I am always looking for things that will make my clients lives a little easier and help them to really focus on self-care during and after pregnancy. Last week I met Ray Thoma, the owner of The Float Spot in Frisco, Texas. I told him I wanted to learn more about floating and to try it myself before I recommended it to clients. I did a one-hour float and now I'm sold! For that hour, I had none of my usual back pain, I got to truly clock out and rest and I didn't have to care about a thing. 

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Some women like me, know before they ever get pregnant they will have to be on anticoagulation (blood thinning) therapy, like Lovenox injections during pregnancy. Others have never heard of it and can be scared when they think about having to give themselves injections every day. Lovenox can be prescribed for a variety of reasons. For me, it was a history of a DVT, deep vein thrombosis (blood clot) in my leg. My DVT was a postoperative complication of my spinal fusion surgery, but once you have had a clot, you are at risk to have another. So for me, that meant 546 injections in my stomach over 39 weeks to get my baby here as safely as possible. Factor V Leiden thrombophilia in pregnancy and history of some pregnancy losses or fertility treatments are also reasons a woman might be put on anticoagulation like Lovenox. Pregnancy increases a woman’s risk of blood clots and they can be detrimental if they travel to her heart, her brain, the baby’s placenta or the umbilical cord. Although it can be intimidating, if your obstetrician or midwife prescribes Lovenox or anticoagulation therapy, it is because the risk of a clot outweighs the risk of the medication in your pregnancy.

 

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Pregnancy is a pretty amazing feat, but it’s not always easy. It can be downright uncomfortable, clumsy and painful sometimes. I had a double whammy of being pregnant with a lumbar spinal fusion. I remember thinking my body couldn’t possibly handle one more unexpected change I had to google, and then I was hit with a few things I couldn’t even pronounce. I became a pro at finding things that make life easier during pregnancy. These are my top 5 favorites.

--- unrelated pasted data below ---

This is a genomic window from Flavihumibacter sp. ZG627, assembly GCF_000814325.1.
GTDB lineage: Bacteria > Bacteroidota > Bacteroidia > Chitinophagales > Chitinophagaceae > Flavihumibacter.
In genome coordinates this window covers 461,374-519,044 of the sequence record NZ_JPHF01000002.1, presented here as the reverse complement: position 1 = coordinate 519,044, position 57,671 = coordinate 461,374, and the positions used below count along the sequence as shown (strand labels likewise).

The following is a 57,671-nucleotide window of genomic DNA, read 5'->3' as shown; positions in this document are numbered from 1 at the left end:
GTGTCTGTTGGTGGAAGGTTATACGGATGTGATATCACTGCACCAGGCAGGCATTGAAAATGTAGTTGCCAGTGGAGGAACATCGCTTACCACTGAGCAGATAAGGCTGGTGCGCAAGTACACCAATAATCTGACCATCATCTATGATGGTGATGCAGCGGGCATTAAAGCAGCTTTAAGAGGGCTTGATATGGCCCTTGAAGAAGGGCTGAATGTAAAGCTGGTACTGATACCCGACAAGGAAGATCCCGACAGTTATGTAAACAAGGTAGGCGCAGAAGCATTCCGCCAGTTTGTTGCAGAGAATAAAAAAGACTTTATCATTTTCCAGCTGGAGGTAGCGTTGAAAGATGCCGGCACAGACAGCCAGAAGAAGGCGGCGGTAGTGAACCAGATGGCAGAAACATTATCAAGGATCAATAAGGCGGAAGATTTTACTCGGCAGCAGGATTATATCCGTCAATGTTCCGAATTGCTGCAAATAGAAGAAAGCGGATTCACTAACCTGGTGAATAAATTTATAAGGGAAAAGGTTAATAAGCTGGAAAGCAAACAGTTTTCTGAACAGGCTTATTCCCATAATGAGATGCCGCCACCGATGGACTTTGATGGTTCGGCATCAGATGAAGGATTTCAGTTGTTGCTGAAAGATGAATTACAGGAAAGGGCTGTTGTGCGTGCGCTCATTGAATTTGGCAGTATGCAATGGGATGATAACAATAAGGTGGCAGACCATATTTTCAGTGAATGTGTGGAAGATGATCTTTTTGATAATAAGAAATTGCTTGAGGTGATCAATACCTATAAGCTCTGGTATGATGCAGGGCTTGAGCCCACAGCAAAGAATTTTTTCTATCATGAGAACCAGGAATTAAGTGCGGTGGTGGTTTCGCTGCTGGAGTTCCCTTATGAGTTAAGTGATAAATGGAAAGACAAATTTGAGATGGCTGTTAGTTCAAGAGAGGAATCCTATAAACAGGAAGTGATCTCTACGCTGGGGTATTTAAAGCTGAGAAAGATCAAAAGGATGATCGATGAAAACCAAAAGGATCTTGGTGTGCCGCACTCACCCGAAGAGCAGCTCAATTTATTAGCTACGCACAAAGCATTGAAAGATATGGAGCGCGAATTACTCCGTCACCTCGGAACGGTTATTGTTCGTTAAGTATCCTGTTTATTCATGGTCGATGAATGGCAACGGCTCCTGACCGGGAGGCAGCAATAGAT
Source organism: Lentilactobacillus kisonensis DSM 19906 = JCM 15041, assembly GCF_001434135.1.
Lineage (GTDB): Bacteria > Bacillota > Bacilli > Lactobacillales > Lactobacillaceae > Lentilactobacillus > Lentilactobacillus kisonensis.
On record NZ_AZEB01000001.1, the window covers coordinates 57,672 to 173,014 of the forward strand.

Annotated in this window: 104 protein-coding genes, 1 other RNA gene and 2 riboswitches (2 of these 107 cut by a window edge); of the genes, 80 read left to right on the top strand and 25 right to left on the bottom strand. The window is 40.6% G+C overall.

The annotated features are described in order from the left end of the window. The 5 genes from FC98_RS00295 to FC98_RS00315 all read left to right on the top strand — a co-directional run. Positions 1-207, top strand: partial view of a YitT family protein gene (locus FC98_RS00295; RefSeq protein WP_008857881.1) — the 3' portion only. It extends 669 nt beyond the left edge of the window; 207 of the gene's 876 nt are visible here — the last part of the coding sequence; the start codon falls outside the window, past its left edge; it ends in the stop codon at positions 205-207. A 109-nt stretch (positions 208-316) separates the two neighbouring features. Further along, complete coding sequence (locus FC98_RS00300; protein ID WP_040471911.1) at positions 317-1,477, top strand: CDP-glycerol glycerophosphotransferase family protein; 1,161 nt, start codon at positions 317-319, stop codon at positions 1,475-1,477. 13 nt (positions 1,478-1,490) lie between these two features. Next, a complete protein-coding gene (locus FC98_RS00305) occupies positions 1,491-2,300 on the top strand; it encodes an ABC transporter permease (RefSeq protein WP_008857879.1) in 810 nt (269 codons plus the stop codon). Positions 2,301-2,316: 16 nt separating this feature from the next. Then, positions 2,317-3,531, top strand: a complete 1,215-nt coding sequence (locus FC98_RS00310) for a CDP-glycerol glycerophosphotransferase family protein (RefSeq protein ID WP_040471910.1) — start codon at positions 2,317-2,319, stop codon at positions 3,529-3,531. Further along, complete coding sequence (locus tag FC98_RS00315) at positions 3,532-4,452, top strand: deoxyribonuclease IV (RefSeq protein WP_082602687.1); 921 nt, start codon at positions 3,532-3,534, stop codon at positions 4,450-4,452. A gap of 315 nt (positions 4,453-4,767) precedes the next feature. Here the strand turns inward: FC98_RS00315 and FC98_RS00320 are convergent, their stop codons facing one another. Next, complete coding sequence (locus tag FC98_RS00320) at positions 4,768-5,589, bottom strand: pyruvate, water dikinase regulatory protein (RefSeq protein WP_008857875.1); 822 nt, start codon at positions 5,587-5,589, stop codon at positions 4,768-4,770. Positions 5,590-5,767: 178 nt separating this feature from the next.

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I have had the pleasure of getting to know Dr. Amber Galipp over the last year and I can’t sing her praises enough. I found her while I was pregnant myself and searching for a Webster Technique certified chiropractor. She has taken such good care of my entire family. She owns Legacy Family Chiropractic in McKinney and provides chiropractic care for all ages, specializing in pregnancy. I asked her to tell us a little bit about her practice and the benefits of chiropractic care. 

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Why would I need bed rest?

Bed rest is a pretty general term, usually used to address a need for limiting activities. It can mean different things for different people, but is often categorized into moderate bed rest, strict bed rest and hospital bed rest. Bed rest is not a proven form of prevention for pregnancy complications or preterm birth, but if your doctor has recommended it for you, it can be used as an added layer of safety and protection in some situations. Bed rest is often prescribed for varying periods of time in cases of high blood pressure in pregnancy, pregnancy with multiples, cervical changes or vaginal bleeding in pregnancy and sometimes even for pain in pregnancy.